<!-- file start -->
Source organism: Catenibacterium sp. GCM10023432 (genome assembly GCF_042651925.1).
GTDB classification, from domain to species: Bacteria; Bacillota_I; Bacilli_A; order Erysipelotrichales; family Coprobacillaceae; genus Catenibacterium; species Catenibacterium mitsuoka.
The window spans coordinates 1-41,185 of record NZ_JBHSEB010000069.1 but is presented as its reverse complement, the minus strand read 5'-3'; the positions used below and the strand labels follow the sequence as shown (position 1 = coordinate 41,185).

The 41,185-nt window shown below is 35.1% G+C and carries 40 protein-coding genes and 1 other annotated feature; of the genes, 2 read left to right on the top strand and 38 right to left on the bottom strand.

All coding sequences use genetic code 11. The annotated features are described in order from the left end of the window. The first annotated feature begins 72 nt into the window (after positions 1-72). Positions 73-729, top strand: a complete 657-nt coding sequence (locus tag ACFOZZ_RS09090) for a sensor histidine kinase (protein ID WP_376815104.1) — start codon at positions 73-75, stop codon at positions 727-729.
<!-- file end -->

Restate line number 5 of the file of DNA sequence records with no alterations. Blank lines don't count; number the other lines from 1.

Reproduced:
All coding sequences use genetic code 11. The annotated features are described in order from the left end of the window. The first annotated feature begins 72 nt into the window (after positions 1-72). Positions 73-729, top strand: a complete 657-nt coding sequence (locus tag ACFOZZ_RS09090) for a sensor histidine kinase (protein ID WP_376815104.1) — start codon at positions 73-75, stop codon at positions 727-729.